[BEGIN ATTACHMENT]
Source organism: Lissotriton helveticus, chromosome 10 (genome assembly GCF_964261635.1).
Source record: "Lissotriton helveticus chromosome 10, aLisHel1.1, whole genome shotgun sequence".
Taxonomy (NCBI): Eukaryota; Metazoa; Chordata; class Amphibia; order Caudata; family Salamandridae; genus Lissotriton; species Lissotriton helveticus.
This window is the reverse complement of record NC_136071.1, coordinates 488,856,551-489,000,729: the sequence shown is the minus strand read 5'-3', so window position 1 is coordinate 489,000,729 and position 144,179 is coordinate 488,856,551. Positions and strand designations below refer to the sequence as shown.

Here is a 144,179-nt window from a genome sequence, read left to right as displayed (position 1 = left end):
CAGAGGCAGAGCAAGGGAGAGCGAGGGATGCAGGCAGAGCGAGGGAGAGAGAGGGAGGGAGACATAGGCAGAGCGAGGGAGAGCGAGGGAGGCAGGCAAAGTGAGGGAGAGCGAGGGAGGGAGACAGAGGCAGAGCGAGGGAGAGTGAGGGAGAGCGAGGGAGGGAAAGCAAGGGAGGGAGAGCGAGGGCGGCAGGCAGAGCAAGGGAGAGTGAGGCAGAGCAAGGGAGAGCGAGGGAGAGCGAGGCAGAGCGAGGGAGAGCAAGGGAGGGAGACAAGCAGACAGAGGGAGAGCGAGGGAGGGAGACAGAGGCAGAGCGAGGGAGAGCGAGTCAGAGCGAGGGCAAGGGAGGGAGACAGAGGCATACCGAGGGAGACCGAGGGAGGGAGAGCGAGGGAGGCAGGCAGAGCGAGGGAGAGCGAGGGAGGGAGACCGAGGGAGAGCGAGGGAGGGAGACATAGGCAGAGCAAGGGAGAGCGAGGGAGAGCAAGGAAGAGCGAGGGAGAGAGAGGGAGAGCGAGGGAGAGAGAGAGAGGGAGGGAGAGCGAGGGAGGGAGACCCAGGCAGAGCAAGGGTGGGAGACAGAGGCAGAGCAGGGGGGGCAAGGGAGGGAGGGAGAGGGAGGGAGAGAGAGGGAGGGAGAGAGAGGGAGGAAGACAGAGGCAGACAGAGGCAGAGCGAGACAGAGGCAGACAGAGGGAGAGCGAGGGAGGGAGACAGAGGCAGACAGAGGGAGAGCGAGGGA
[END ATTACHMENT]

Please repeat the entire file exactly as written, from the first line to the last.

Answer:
Source organism: Lissotriton helveticus, chromosome 10 (genome assembly GCF_964261635.1).
Source record: "Lissotriton helveticus chromosome 10, aLisHel1.1, whole genome shotgun sequence".
Taxonomy (NCBI): Eukaryota; Metazoa; Chordata; class Amphibia; order Caudata; family Salamandridae; genus Lissotriton; species Lissotriton helveticus.
This window is the reverse complement of record NC_136071.1, coordinates 488,856,551-489,000,729: the sequence shown is the minus strand read 5'-3', so window position 1 is coordinate 489,000,729 and position 144,179 is coordinate 488,856,551. Positions and strand designations below refer to the sequence as shown.

Here is a 144,179-nt window from a genome sequence, read left to right as displayed (position 1 = left end):
CAGAGGCAGAGCAAGGGAGAGCGAGGGATGCAGGCAGAGCGAGGGAGAGAGAGGGAGGGAGACATAGGCAGAGCGAGGGAGAGCGAGGGAGGCAGGCAAAGTGAGGGAGAGCGAGGGAGGGAGACAGAGGCAGAGCGAGGGAGAGTGAGGGAGAGCGAGGGAGGGAAAGCAAGGGAGGGAGAGCGAGGGCGGCAGGCAGAGCAAGGGAGAGTGAGGCAGAGCAAGGGAGAGCGAGGGAGAGCGAGGCAGAGCGAGGGAGAGCAAGGGAGGGAGACAAGCAGACAGAGGGAGAGCGAGGGAGGGAGACAGAGGCAGAGCGAGGGAGAGCGAGTCAGAGCGAGGGCAAGGGAGGGAGACAGAGGCATACCGAGGGAGACCGAGGGAGGGAGAGCGAGGGAGGCAGGCAGAGCGAGGGAGAGCGAGGGAGGGAGACCGAGGGAGAGCGAGGGAGGGAGACATAGGCAGAGCAAGGGAGAGCGAGGGAGAGCAAGGAAGAGCGAGGGAGAGAGAGGGAGAGCGAGGGAGAGAGAGAGAGGGAGGGAGAGCGAGGGAGGGAGACCCAGGCAGAGCAAGGGTGGGAGACAGAGGCAGAGCAGGGGGGGCAAGGGAGGGAGGGAGAGGGAGGGAGAGAGAGGGAGGGAGAGAGAGGGAGGAAGACAGAGGCAGACAGAGGCAGAGCGAGACAGAGGCAGACAGAGGGAGAGCGAGGGAGGGAGACAGAGGCAGACAGAGGGAGAGCGAGGGA